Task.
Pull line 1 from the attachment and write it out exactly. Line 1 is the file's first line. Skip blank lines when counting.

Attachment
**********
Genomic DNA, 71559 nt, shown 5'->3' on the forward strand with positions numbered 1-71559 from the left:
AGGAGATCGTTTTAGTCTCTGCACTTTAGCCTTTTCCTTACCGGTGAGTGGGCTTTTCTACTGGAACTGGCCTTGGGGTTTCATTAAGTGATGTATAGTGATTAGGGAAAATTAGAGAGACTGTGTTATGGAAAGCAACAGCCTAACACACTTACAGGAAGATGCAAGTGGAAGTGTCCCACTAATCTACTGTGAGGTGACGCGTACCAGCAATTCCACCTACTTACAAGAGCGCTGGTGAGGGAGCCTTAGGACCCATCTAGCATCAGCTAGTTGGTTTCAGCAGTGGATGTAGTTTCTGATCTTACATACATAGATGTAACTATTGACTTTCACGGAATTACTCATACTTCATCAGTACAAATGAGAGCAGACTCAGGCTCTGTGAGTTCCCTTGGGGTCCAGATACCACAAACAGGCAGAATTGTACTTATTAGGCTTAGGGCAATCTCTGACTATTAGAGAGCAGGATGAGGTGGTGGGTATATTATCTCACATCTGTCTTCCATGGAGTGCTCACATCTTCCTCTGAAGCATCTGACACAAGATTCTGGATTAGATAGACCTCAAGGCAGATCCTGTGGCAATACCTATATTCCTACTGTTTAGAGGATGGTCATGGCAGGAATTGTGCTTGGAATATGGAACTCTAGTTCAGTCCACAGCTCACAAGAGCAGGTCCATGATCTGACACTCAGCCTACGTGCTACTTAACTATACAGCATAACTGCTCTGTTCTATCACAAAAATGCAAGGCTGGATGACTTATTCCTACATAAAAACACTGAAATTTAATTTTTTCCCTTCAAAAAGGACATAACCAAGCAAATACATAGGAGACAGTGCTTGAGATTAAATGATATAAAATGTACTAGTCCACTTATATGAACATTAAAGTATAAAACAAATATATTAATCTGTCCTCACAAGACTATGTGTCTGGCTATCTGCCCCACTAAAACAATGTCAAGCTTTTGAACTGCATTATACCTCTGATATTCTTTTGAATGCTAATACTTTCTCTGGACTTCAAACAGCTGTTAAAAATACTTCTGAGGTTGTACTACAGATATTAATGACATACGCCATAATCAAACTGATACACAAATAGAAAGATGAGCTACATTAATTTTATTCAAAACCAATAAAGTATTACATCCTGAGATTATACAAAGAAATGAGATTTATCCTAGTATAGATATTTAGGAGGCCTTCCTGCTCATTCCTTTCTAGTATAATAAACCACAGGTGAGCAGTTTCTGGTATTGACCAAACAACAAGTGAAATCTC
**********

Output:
Genomic DNA, 71559 nt, shown 5'->3' on the forward strand with positions numbered 1-71559 from the left: